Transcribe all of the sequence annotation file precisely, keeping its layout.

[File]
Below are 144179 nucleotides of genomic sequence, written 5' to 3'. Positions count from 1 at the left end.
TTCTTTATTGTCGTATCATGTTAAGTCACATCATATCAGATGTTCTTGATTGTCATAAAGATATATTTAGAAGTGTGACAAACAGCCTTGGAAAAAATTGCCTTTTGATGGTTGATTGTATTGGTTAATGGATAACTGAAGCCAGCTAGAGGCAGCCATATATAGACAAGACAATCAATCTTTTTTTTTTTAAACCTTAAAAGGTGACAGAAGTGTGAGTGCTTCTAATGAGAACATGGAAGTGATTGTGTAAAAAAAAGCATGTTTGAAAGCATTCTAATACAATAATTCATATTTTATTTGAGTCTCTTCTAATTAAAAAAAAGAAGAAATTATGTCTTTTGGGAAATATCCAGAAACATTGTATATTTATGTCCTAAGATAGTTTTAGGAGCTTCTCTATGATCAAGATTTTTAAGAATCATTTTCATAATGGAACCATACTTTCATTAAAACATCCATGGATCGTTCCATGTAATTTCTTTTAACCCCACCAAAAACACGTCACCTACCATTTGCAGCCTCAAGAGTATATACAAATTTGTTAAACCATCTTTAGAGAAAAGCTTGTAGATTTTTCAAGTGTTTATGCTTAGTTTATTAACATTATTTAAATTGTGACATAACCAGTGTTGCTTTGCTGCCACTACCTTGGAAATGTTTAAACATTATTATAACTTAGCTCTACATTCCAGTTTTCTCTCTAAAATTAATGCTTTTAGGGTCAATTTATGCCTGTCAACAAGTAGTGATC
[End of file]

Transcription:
Below are 144179 nucleotides of genomic sequence, written 5' to 3'. Positions count from 1 at the left end.
TTCTTTATTGTCGTATCATGTTAAGTCACATCATATCAGATGTTCTTGATTGTCATAAAGATATATTTAGAAGTGTGACAAACAGCCTTGGAAAAAATTGCCTTTTGATGGTTGATTGTATTGGTTAATGGATAACTGAAGCCAGCTAGAGGCAGCCATATATAGACAAGACAATCAATCTTTTTTTTTTTAAACCTTAAAAGGTGACAGAAGTGTGAGTGCTTCTAATGAGAACATGGAAGTGATTGTGTAAAAAAAAGCATGTTTGAAAGCATTCTAATACAATAATTCATATTTTATTTGAGTCTCTTCTAATTAAAAAAAAGAAGAAATTATGTCTTTTGGGAAATATCCAGAAACATTGTATATTTATGTCCTAAGATAGTTTTAGGAGCTTCTCTATGATCAAGATTTTTAAGAATCATTTTCATAATGGAACCATACTTTCATTAAAACATCCATGGATCGTTCCATGTAATTTCTTTTAACCCCACCAAAAACACGTCACCTACCATTTGCAGCCTCAAGAGTATATACAAATTTGTTAAACCATCTTTAGAGAAAAGCTTGTAGATTTTTCAAGTGTTTATGCTTAGTTTATTAACATTATTTAAATTGTGACATAACCAGTGTTGCTTTGCTGCCACTACCTTGGAAATGTTTAAACATTATTATAACTTAGCTCTACATTCCAGTTTTCTCTCTAAAATTAATGCTTTTAGGGTCAATTTATGCCTGTCAACAAGTAGTGATC